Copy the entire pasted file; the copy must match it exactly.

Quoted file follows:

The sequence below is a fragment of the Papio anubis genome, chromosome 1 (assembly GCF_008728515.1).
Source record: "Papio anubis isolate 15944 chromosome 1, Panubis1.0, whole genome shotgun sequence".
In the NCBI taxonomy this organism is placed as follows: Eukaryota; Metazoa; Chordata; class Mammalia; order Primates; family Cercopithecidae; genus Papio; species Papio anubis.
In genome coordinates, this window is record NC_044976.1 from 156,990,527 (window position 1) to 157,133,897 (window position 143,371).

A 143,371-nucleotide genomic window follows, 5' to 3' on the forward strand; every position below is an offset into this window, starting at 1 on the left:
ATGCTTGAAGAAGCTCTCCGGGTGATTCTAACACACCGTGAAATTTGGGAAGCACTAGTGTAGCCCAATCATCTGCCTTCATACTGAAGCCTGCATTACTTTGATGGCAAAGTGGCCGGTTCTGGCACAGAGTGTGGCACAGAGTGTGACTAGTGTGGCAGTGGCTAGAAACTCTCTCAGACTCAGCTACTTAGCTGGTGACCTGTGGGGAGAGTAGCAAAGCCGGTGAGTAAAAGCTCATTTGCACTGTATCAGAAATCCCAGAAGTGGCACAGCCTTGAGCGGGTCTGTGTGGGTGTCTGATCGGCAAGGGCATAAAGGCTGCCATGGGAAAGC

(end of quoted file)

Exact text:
The sequence below is a fragment of the Papio anubis genome, chromosome 1 (assembly GCF_008728515.1).
Source record: "Papio anubis isolate 15944 chromosome 1, Panubis1.0, whole genome shotgun sequence".
In the NCBI taxonomy this organism is placed as follows: Eukaryota; Metazoa; Chordata; class Mammalia; order Primates; family Cercopithecidae; genus Papio; species Papio anubis.
In genome coordinates, this window is record NC_044976.1 from 156,990,527 (window position 1) to 157,133,897 (window position 143,371).

A 143,371-nucleotide genomic window follows, 5' to 3' on the forward strand; every position below is an offset into this window, starting at 1 on the left:
ATGCTTGAAGAAGCTCTCCGGGTGATTCTAACACACCGTGAAATTTGGGAAGCACTAGTGTAGCCCAATCATCTGCCTTCATACTGAAGCCTGCATTACTTTGATGGCAAAGTGGCCGGTTCTGGCACAGAGTGTGGCACAGAGTGTGACTAGTGTGGCAGTGGCTAGAAACTCTCTCAGACTCAGCTACTTAGCTGGTGACCTGTGGGGAGAGTAGCAAAGCCGGTGAGTAAAAGCTCATTTGCACTGTATCAGAAATCCCAGAAGTGGCACAGCCTTGAGCGGGTCTGTGTGGGTGTCTGATCGGCAAGGGCATAAAGGCTGCCATGGGAAAGC